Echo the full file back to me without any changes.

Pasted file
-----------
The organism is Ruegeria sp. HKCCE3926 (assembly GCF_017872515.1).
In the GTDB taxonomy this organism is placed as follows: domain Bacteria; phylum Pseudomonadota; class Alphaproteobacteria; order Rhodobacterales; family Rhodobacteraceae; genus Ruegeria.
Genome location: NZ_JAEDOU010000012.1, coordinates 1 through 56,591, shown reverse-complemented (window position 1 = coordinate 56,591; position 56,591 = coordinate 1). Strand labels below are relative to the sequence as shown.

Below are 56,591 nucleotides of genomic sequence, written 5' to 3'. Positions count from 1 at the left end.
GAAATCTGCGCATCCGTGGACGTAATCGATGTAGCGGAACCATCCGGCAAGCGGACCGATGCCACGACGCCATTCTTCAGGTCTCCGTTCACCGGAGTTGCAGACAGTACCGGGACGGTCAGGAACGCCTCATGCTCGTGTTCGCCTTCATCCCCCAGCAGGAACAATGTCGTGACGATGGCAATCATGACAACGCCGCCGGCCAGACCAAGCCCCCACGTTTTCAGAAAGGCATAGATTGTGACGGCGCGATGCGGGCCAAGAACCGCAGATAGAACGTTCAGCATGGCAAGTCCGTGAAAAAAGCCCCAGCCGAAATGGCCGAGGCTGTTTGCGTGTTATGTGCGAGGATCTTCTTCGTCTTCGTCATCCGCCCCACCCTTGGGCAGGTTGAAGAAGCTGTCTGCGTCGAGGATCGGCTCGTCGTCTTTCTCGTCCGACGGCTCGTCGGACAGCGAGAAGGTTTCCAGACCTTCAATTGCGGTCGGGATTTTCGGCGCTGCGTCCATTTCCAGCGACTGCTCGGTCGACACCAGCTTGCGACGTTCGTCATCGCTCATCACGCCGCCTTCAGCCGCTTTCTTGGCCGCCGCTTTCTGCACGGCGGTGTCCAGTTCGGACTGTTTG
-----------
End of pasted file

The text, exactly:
The organism is Ruegeria sp. HKCCE3926 (assembly GCF_017872515.1).
In the GTDB taxonomy this organism is placed as follows: domain Bacteria; phylum Pseudomonadota; class Alphaproteobacteria; order Rhodobacterales; family Rhodobacteraceae; genus Ruegeria.
Genome location: NZ_JAEDOU010000012.1, coordinates 1 through 56,591, shown reverse-complemented (window position 1 = coordinate 56,591; position 56,591 = coordinate 1). Strand labels below are relative to the sequence as shown.

Below are 56,591 nucleotides of genomic sequence, written 5' to 3'. Positions count from 1 at the left end.
GAAATCTGCGCATCCGTGGACGTAATCGATGTAGCGGAACCATCCGGCAAGCGGACCGATGCCACGACGCCATTCTTCAGGTCTCCGTTCACCGGAGTTGCAGACAGTACCGGGACGGTCAGGAACGCCTCATGCTCGTGTTCGCCTTCATCCCCCAGCAGGAACAATGTCGTGACGATGGCAATCATGACAACGCCGCCGGCCAGACCAAGCCCCCACGTTTTCAGAAAGGCATAGATTGTGACGGCGCGATGCGGGCCAAGAACCGCAGATAGAACGTTCAGCATGGCAAGTCCGTGAAAAAAGCCCCAGCCGAAATGGCCGAGGCTGTTTGCGTGTTATGTGCGAGGATCTTCTTCGTCTTCGTCATCCGCCCCACCCTTGGGCAGGTTGAAGAAGCTGTCTGCGTCGAGGATCGGCTCGTCGTCTTTCTCGTCCGACGGCTCGTCGGACAGCGAGAAGGTTTCCAGACCTTCAATTGCGGTCGGGATTTTCGGCGCTGCGTCCATTTCCAGCGACTGCTCGGTCGACACCAGCTTGCGACGTTCGTCATCGCTCATCACGCCGCCTTCAGCCGCTTTCTTGGCCGCCGCTTTCTGCACGGCGGTGTCCAGTTCGGACTGTTTG